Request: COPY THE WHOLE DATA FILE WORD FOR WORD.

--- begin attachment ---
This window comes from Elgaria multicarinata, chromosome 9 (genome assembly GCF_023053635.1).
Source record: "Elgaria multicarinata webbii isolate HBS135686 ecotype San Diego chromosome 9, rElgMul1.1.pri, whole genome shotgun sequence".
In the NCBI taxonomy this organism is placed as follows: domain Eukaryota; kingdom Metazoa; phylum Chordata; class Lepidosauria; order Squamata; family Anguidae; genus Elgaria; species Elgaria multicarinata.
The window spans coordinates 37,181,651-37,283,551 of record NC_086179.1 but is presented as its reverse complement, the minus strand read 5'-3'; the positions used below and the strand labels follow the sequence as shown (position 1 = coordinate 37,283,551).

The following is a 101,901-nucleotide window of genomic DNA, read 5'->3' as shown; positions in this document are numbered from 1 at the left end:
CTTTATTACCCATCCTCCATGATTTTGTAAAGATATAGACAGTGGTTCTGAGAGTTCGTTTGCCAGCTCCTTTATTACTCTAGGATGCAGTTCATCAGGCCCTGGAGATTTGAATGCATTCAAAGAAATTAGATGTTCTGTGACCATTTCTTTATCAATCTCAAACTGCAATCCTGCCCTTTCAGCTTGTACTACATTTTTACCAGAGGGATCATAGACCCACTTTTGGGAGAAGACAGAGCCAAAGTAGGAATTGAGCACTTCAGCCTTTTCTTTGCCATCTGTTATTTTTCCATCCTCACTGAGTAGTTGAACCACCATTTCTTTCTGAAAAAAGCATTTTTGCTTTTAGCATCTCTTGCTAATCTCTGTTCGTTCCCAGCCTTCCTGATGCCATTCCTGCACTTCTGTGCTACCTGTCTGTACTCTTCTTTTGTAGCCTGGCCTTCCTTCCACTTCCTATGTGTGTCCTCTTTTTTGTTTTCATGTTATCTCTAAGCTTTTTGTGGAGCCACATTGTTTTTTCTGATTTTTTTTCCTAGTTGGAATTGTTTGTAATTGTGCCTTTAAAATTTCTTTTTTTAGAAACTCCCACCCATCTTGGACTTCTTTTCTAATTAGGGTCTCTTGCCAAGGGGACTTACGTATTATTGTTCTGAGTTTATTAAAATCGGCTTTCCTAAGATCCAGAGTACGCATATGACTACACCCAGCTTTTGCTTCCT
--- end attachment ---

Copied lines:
This window comes from Elgaria multicarinata, chromosome 9 (genome assembly GCF_023053635.1).
Source record: "Elgaria multicarinata webbii isolate HBS135686 ecotype San Diego chromosome 9, rElgMul1.1.pri, whole genome shotgun sequence".
In the NCBI taxonomy this organism is placed as follows: domain Eukaryota; kingdom Metazoa; phylum Chordata; class Lepidosauria; order Squamata; family Anguidae; genus Elgaria; species Elgaria multicarinata.
The window spans coordinates 37,181,651-37,283,551 of record NC_086179.1 but is presented as its reverse complement, the minus strand read 5'-3'; the positions used below and the strand labels follow the sequence as shown (position 1 = coordinate 37,283,551).

The following is a 101,901-nucleotide window of genomic DNA, read 5'->3' as shown; positions in this document are numbered from 1 at the left end:
CTTTATTACCCATCCTCCATGATTTTGTAAAGATATAGACAGTGGTTCTGAGAGTTCGTTTGCCAGCTCCTTTATTACTCTAGGATGCAGTTCATCAGGCCCTGGAGATTTGAATGCATTCAAAGAAATTAGATGTTCTGTGACCATTTCTTTATCAATCTCAAACTGCAATCCTGCCCTTTCAGCTTGTACTACATTTTTACCAGAGGGATCATAGACCCACTTTTGGGAGAAGACAGAGCCAAAGTAGGAATTGAGCACTTCAGCCTTTTCTTTGCCATCTGTTATTTTTCCATCCTCACTGAGTAGTTGAACCACCATTTCTTTCTGAAAAAAGCATTTTTGCTTTTAGCATCTCTTGCTAATCTCTGTTCGTTCCCAGCCTTCCTGATGCCATTCCTGCACTTCTGTGCTACCTGTCTGTACTCTTCTTTTGTAGCCTGGCCTTCCTTCCACTTCCTATGTGTGTCCTCTTTTTTGTTTTCATGTTATCTCTAAGCTTTTTGTGGAGCCACATTGTTTTTTCTGATTTTTTTTCCTAGTTGGAATTGTTTGTAATTGTGCCTTTAAAATTTCTTTTTTTAGAAACTCCCACCCATCTTGGACTTCTTTTCTAATTAGGGTCTCTTGCCAAGGGGACTTACGTATTATTGTTCTGAGTTTATTAAAATCGGCTTTCCTAAGATCCAGAGTACGCATATGACTACACCCAGCTTTTGCTTCCT